• By Muhammad Umair Zeb, Finance and Tax Expert

The Islamabad High Court recently intervened to halt the caretaker government’s plans to overhaul the Federal Board of Revenue (FBR). The move followed a petition from an FBR officer challenging the caretaker government’s authority under the Election Act 2017 to implement significant changes.

The petitioner argued that caretaker administrations are limited to carrying out routine tasks and are not authorized to undertake major policy reforms that could influence the policies of future elected governments.

The court’s intervention has put a stop to the formation of the “Implementation and Asset Distribution Committee,” which was set to spearhead the FBR’s restructuring under the leadership of Caretaker Finance Minister Dr. Shamshad Akhtar.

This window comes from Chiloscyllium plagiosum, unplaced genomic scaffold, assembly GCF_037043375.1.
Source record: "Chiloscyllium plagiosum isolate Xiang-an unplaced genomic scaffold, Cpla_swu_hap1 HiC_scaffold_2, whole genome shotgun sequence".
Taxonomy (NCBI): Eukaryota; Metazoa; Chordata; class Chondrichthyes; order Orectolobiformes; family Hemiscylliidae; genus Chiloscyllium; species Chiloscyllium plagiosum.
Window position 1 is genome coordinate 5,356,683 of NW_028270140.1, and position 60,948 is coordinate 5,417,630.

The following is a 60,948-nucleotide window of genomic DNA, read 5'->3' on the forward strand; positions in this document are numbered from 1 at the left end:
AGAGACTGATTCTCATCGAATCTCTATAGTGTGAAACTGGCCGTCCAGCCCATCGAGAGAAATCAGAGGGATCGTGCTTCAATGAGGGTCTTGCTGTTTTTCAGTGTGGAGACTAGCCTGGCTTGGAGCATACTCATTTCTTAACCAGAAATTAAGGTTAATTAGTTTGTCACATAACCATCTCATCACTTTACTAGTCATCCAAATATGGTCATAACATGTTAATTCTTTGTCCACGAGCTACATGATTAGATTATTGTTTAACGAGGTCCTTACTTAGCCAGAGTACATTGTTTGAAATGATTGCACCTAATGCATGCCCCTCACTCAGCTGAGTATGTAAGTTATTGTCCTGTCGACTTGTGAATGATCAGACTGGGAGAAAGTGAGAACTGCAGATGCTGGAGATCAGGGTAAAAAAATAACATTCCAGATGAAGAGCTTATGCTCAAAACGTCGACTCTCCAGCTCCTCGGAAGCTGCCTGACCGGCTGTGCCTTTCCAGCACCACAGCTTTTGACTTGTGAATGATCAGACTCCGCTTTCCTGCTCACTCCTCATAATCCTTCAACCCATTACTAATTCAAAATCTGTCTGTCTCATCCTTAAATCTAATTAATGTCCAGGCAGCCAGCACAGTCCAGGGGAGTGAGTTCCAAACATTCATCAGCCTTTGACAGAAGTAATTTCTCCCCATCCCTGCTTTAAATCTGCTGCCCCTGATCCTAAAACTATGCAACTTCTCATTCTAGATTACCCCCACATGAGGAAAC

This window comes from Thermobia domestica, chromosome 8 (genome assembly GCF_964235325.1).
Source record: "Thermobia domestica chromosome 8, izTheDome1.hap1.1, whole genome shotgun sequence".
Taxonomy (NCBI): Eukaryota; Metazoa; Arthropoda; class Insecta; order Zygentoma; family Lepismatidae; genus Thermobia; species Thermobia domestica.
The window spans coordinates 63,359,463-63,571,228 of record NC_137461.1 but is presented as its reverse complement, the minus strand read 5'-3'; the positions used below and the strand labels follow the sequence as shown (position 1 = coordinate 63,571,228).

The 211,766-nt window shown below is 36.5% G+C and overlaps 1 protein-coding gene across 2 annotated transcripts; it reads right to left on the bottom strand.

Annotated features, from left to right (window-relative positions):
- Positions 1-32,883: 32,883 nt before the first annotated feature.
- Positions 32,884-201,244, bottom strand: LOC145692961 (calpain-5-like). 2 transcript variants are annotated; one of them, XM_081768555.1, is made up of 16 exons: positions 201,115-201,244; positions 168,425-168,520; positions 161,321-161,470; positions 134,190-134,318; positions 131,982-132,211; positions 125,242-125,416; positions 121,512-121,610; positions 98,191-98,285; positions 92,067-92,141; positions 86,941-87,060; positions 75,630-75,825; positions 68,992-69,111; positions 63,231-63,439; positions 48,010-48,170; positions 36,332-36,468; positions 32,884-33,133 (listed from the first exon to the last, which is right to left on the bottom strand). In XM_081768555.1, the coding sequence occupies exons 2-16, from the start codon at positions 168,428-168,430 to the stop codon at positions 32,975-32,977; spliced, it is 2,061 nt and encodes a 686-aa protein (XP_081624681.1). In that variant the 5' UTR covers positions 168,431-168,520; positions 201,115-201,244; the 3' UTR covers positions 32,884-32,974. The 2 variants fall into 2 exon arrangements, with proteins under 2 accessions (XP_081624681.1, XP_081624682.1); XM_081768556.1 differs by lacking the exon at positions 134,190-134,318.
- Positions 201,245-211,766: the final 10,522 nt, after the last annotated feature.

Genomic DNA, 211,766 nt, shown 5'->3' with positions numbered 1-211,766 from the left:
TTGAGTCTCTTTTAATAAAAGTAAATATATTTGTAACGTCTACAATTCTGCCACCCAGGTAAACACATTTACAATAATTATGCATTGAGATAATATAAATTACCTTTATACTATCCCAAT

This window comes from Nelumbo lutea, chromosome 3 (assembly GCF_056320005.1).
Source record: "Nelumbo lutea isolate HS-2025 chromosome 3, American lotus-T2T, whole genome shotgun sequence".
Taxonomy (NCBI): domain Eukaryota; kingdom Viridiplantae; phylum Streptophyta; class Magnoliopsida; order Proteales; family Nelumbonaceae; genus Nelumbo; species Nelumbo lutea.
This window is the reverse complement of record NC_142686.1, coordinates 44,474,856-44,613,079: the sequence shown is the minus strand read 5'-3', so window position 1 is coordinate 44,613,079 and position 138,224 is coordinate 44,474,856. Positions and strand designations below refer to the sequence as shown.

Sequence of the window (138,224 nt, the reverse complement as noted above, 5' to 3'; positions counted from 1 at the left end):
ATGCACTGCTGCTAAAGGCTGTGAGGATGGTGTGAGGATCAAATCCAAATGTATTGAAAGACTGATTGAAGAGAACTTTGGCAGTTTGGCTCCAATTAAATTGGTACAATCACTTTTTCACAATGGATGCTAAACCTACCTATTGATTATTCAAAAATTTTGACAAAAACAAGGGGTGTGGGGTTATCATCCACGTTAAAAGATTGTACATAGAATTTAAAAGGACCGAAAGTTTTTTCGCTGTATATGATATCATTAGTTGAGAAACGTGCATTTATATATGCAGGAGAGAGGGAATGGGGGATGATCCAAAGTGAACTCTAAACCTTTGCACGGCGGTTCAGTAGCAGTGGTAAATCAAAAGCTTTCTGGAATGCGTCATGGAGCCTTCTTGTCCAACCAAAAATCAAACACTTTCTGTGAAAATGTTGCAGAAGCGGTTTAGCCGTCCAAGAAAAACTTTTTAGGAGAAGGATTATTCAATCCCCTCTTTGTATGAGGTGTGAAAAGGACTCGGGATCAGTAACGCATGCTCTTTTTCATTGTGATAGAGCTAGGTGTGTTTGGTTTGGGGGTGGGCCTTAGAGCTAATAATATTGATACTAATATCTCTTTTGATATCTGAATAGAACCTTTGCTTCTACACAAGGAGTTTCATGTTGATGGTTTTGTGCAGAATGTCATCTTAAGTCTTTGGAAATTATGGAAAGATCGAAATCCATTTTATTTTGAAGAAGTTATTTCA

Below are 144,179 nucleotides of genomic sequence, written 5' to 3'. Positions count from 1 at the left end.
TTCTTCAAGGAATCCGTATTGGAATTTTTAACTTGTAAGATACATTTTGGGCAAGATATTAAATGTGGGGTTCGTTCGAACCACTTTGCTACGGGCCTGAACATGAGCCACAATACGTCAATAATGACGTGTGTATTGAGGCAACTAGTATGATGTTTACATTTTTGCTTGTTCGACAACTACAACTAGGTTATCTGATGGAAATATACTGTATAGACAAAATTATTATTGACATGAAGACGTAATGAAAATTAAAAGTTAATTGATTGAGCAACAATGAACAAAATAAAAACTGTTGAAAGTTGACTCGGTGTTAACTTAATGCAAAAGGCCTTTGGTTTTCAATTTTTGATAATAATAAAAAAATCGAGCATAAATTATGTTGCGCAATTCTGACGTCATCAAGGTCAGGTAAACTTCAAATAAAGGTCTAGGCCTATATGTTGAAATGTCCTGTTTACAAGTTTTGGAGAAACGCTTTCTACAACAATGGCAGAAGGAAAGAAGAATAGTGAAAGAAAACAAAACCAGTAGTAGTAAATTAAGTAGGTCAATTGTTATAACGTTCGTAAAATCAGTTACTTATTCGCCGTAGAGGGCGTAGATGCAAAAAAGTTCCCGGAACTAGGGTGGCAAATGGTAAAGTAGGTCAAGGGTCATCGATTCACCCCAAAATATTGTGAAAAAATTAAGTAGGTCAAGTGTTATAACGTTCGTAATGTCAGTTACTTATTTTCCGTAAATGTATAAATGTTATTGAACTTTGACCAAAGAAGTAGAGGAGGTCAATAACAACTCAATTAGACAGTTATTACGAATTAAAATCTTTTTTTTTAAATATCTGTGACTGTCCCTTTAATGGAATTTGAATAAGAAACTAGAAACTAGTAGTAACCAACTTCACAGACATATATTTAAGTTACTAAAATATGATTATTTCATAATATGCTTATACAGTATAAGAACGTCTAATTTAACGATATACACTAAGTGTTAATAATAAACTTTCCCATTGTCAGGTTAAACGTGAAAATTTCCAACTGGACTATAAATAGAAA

This decision has sparked debates, with supporters commending the court’s commitment to upholding constitutional limitations on caretaker governments. However, concerns linger about potential delays in essential reforms aimed at enhancing the FBR’s efficiency.

While the caretaker government has yet to issue a public response to the court’s decision, it is expected that efforts will be made to challenge the suspension or explore alternative avenues for reform.

This development adds complexity to Pakistan’s political landscape, particularly with the upcoming general elections. The judiciary’s intervention underscores the delicate balance between governance and legal oversight in the country’s evolving political dynamics.

  • Muhammad Umair Zeb is KP-based freelance journalist, columnist (The Khyber Mail, The News Int, Business Recorder, The Frontier Post) & Finance and Tax Analyst.

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